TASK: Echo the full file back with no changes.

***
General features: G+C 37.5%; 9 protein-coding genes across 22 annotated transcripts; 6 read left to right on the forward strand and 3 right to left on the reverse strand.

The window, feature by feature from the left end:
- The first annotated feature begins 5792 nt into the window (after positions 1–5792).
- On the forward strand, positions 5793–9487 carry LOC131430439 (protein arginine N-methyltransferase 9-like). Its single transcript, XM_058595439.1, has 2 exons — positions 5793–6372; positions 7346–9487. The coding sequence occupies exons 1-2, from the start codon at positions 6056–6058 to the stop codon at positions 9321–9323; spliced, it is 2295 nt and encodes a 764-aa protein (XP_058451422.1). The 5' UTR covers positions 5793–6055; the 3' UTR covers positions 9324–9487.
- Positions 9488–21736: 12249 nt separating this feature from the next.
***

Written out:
General features: G+C 37.5%; 9 protein-coding genes across 22 annotated transcripts; 6 read left to right on the forward strand and 3 right to left on the reverse strand.

The window, feature by feature from the left end:
- The first annotated feature begins 5792 nt into the window (after positions 1–5792).
- On the forward strand, positions 5793–9487 carry LOC131430439 (protein arginine N-methyltransferase 9-like). Its single transcript, XM_058595439.1, has 2 exons — positions 5793–6372; positions 7346–9487. The coding sequence occupies exons 1-2, from the start codon at positions 6056–6058 to the stop codon at positions 9321–9323; spliced, it is 2295 nt and encodes a 764-aa protein (XP_058451422.1). The 5' UTR covers positions 5793–6055; the 3' UTR covers positions 9324–9487.
- Positions 9488–21736: 12249 nt separating this feature from the next.